Viral-bacterial co-infection in Australian indigenous children with acute otitis media
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Background: Acute otitis media with perforation (AOMwiP) affects 40% of remote Indigenous children during the first 18 months of life. Streptococcus pneumoniae, Haemophilus influenzae and Moraxella catarrhalis are the primary bacterial pathogens of otitis media and their loads predict clinical ear state. Our hypothesis is that antecedent respiratory viral infection increases bacterial density and progression to perforation. Methods: A total of 366 nasopharyngeal swabs from 114 Indigenous children were retrospectively examined. A panel of 17 respiratory viruses was screened by PCR, and densities of S. pneumoniae, H. influenzae and M. catarrhalis were estimated by quantitative real time PCR. Data are reported by clinical ear state. Results: M. catarrhalis (96%), H. influenzae (91%), S. pneumoniae (89%) and respiratory viruses (59%) were common; including rhinovirus (HRV) (38%), polyomavirus (HPyV) (14%), adenovirus (HAdV) (13%), bocavirus (HBoV) (8%) and coronavirus (HCoV) (4%). Geometric mean bacterial loads were significantly higher in children with acute otitis media (AOM) compared to children without evidence of otitis media. Children infected with HAdV were 3 times more likely (p < 0.001) to have AOM with or without perforation.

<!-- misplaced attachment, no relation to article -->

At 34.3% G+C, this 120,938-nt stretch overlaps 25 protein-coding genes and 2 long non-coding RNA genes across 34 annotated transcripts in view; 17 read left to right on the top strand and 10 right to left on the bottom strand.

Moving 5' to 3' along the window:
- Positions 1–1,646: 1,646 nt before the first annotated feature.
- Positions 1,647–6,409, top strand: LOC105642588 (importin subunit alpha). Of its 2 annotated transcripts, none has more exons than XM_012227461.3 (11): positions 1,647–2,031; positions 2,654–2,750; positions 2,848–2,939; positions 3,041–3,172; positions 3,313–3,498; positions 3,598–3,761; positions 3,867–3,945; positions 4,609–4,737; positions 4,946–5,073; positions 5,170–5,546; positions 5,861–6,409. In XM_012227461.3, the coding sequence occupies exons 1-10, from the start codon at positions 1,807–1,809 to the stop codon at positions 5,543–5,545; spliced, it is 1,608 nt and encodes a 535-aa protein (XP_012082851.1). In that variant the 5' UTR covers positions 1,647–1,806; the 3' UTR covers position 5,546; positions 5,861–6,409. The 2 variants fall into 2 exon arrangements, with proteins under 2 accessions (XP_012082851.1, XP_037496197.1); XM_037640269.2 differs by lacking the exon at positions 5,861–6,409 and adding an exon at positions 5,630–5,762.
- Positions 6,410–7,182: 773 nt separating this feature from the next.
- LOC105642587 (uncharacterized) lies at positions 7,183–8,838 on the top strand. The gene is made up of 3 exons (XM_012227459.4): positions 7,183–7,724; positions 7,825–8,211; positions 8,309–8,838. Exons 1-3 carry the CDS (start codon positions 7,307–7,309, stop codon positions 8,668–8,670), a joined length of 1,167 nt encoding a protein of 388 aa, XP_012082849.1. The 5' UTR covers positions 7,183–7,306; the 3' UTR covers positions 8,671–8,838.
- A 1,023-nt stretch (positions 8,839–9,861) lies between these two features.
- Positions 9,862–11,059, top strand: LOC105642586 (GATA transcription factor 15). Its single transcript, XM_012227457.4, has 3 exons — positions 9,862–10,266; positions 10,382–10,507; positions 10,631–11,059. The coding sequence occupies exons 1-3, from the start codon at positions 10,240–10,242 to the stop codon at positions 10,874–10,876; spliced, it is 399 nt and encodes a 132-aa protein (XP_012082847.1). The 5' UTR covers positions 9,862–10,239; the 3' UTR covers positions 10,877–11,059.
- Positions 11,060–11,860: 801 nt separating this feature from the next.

BMC Infectious Diseases
© 2011 Binks et al; licensee BioMed Central Ltd. This is an Open Access article distributed under the terms of the Creative Commons Attribution License (http://creativecommons.org/licenses/by/2.0), which permits unrestricted use, distribution, and reproduction in any medium, provided the original work is properly cited.
Aboriginal and Torres Strait Islander Health